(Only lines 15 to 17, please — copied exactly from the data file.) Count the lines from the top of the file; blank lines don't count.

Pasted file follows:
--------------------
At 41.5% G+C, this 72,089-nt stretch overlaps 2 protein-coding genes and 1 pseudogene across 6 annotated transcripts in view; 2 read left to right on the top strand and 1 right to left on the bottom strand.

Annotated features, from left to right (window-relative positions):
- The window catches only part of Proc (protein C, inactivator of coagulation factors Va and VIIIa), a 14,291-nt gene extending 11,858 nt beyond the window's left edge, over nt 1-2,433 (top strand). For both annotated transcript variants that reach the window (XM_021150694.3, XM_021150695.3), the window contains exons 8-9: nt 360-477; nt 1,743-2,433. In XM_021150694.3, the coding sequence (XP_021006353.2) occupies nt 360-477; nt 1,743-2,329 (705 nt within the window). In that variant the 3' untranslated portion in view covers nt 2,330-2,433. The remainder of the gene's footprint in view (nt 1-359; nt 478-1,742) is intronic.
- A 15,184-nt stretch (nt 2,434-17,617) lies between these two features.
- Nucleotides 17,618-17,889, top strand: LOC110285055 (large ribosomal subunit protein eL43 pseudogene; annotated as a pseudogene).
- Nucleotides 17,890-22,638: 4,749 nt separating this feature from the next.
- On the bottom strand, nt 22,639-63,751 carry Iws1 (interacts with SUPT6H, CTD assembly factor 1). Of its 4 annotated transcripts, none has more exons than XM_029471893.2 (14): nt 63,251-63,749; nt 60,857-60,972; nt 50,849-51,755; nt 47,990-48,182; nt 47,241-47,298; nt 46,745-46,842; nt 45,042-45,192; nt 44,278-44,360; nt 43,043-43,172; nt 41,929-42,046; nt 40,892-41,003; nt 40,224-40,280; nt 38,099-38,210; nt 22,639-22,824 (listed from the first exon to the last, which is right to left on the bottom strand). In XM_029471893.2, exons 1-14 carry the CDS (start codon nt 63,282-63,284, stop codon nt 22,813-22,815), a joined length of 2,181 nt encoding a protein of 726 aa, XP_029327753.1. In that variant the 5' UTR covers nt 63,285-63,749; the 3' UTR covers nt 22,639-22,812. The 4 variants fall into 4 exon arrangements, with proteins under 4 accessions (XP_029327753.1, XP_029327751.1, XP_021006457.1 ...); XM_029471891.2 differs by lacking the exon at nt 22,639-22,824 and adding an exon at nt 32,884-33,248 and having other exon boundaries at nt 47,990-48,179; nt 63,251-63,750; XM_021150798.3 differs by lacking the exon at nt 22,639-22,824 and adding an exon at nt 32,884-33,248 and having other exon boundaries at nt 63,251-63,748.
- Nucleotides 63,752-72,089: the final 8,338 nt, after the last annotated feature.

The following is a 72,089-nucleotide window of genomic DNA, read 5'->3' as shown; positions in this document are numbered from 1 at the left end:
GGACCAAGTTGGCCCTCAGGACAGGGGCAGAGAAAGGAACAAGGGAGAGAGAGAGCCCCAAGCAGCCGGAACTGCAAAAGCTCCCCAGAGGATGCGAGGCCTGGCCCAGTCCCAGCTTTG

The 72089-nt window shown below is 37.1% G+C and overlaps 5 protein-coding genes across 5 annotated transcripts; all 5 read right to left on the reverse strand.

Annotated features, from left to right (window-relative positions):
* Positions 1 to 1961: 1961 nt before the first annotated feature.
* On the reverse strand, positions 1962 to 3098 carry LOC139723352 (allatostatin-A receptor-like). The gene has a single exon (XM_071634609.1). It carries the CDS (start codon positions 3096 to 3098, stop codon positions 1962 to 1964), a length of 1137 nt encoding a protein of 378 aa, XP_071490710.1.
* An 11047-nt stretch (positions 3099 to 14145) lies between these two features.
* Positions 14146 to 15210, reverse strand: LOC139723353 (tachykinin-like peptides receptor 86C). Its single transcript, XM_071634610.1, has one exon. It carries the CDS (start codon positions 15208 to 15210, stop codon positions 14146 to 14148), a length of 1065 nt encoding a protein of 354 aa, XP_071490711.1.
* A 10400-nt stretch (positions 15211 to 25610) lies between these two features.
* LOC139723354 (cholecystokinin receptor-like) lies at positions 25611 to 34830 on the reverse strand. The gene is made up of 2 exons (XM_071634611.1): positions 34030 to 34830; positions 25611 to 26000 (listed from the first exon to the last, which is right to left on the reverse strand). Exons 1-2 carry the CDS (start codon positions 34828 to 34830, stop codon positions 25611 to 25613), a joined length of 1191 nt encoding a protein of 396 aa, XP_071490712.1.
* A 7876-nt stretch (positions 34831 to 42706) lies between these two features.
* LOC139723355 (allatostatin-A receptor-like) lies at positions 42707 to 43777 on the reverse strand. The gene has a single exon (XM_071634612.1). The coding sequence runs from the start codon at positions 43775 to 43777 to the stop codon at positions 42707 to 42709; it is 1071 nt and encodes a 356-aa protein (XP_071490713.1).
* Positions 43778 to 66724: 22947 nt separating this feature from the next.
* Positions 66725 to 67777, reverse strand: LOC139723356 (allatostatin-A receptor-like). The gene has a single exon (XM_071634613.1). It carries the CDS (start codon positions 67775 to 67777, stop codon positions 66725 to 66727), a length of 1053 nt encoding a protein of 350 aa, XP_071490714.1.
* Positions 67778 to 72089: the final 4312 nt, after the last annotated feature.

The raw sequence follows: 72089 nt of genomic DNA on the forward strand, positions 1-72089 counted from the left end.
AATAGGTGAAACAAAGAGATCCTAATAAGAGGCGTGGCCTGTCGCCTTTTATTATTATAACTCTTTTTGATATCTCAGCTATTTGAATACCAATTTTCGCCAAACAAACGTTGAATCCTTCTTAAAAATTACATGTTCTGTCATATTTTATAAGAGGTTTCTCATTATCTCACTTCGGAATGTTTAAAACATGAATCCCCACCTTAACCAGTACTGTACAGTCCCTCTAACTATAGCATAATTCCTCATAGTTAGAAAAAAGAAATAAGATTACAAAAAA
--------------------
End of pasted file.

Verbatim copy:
* An 11047-nt stretch (positions 3099 to 14145) lies between these two features.
* Positions 14146 to 15210, reverse strand: LOC139723353 (tachykinin-like peptides receptor 86C). Its single transcript, XM_071634610.1, has one exon. It carries the CDS (start codon positions 15208 to 15210, stop codon positions 14146 to 14148), a length of 1065 nt encoding a protein of 354 aa, XP_071490711.1.
* A 10400-nt stretch (positions 15211 to 25610) lies between these two features.